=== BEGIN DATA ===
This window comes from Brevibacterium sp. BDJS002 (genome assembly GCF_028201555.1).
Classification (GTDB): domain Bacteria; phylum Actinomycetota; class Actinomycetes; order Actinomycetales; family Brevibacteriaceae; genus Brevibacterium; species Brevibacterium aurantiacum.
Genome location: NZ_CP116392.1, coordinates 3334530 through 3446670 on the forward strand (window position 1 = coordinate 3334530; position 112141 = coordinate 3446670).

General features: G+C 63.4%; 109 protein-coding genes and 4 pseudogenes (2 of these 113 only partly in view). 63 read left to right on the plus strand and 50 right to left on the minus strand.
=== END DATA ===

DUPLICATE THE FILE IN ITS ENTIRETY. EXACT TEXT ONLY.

This window comes from Brevibacterium sp. BDJS002 (genome assembly GCF_028201555.1).
Classification (GTDB): domain Bacteria; phylum Actinomycetota; class Actinomycetes; order Actinomycetales; family Brevibacteriaceae; genus Brevibacterium; species Brevibacterium aurantiacum.
Genome location: NZ_CP116392.1, coordinates 3334530 through 3446670 on the forward strand (window position 1 = coordinate 3334530; position 112141 = coordinate 3446670).

General features: G+C 63.4%; 109 protein-coding genes and 4 pseudogenes (2 of these 113 only partly in view). 63 read left to right on the plus strand and 50 right to left on the minus strand.